- Philips Bedroom Docking Speaker (DS1155) – has a 360-degree design, providing rich omnidirectional sound to fill your bedroom. The clock display of the docking speaker automatically synchronizes with the clock of your Apple device, and the speaker also includes a USB port at the back of the speaker allowing users to easily charge a second mobile device.
It also looks like they slipped another upcoming Lightning dock into their Flickr account, but that one might be for our EU readers only for now.
The press release follows: Read more
With iPad mini introducing a brand new set of dimensions for case manufacturers, most have not been as quick as with previous iPad launches to get products on the market. In the first couple of weeks of the product’s launch, only a handful of well-known accessory makers were taking orders, and we unfortunately saw many cheap 7-inch Android cases repurposed and sold as iPad mini compatible.
Apple’s new Lightning connector standard was of course another hurdle, and means there are not nearly as many available third-party docks, keyboards, adapters, etc., as iOS device owners have come to expect.
Below, we have put together a guide to the best of the best iPad mini accessories we could find that are currently available to order and shipping before the holidays:
It’s been quite an exciting week for those glued to the latest out of Cupertino, and this morning it gets better. As promised, Apple made the iPad mini available on its website for pre-order. The .68-pound tablet that is “thinner than a pencil” offers users a 7.9-inch experience on top of Apple’s traditional iOS. Apple is offering the iPad mini at $329 for 16GB, $429 for 32GB, and $529 for 64GB. Apple plans to ship the first batch to customers Nov. 2 and will make it available in-store at 8AM.
For those who want to get the iPad mini with 4G capabilities added on, they’ll have to do a bit of waiting. For the same storage capacity options as the Wi-Fi-only model, the Wi-Fi + 4G model will be priced at $459, $559, and $659. Apple revealed at its event this week that orders will ship in “mid-November” for Verizon, AT&T, and Sprint variants.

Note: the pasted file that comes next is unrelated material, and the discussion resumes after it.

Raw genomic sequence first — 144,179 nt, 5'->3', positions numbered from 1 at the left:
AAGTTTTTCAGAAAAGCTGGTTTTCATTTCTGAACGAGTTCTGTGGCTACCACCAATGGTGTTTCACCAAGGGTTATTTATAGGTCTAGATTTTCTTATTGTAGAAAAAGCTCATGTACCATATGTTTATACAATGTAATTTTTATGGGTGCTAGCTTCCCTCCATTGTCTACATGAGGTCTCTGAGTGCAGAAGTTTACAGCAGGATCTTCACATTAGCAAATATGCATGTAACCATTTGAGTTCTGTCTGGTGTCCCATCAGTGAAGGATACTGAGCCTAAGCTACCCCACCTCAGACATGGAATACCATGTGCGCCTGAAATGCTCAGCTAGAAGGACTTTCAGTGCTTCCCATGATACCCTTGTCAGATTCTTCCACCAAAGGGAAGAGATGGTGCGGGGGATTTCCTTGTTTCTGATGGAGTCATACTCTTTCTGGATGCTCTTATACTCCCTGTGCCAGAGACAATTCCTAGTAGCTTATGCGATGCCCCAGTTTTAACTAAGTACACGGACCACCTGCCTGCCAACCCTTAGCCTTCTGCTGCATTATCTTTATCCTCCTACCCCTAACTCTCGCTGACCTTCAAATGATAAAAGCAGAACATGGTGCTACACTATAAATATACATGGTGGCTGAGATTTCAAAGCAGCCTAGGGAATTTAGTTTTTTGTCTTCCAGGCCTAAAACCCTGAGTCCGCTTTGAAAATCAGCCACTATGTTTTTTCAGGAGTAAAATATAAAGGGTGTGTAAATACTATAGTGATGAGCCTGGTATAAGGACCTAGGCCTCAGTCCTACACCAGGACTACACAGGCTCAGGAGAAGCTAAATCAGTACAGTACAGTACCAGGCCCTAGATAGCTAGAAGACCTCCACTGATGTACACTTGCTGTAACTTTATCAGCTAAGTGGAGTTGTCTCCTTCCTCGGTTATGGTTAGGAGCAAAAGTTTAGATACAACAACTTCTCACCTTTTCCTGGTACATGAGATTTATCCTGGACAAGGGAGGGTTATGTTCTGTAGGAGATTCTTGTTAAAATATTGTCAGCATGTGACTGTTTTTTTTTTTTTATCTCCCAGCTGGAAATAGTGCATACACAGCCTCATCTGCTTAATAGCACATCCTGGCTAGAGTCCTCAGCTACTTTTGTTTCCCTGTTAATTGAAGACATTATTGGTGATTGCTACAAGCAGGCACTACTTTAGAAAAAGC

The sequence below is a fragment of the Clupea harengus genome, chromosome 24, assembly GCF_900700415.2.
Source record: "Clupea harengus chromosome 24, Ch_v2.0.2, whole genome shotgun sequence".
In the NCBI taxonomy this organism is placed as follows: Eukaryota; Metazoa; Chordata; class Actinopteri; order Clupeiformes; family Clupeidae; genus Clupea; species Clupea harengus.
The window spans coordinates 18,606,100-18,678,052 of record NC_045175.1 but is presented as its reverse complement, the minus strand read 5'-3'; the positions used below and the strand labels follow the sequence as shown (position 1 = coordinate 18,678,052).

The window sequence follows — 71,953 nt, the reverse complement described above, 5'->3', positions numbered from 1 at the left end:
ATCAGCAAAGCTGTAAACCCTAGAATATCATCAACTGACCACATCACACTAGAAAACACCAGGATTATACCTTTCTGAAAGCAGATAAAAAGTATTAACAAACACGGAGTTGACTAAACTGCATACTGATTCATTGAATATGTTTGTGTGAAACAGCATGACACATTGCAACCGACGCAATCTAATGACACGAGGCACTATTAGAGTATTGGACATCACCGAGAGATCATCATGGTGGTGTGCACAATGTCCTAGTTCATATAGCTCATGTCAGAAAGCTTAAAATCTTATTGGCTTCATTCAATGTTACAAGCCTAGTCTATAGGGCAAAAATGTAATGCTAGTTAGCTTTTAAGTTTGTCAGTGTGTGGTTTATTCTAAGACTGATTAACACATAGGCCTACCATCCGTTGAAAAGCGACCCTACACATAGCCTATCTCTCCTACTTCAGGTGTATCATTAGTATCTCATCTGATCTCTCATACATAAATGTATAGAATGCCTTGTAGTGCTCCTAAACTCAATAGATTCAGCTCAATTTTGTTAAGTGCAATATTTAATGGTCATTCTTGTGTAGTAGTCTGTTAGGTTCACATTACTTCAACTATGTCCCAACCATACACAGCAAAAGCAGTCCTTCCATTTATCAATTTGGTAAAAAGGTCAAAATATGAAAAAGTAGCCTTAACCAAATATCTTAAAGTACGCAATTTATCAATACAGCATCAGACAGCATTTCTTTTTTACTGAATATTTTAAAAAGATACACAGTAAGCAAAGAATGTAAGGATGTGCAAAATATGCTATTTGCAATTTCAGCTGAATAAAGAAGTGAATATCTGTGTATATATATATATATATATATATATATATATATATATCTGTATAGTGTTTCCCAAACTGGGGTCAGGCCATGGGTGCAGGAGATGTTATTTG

The iPad mini has a 7.9-inch (diagonal) LED-backlit Multi-Touch display with IPS technology, A5 dual-core processor, dimensions of “200 x 134.7 x 7.2mm,” a 5-megapixel-iSight camera, 1.2-megapixel FaceTime camera, and a weight of 308g.
Additionally, as planned, Apple made the fourth-generation iPad available for customers to pre-order this evening. The fourth-generation iPad features an updated 1.3GHz A6X dual-core processer, 1.3-megapixel front-facing camera, and 5-megapixel back-facing camera.
Apple makes available an iPad mini Smart Cover that comes in six colors, including: gray, silver, pink, green, blue, and (PRODUCT) RED. Apple also offers its slew of 10-inch iPad accessories, including a Smart Cover and Smart Case.
Several readers are reporting they had no issues pre-ordering either product, as the Apple Store looks to be running smoothly. Pre-orders are also available via the Apple Store app on iOS.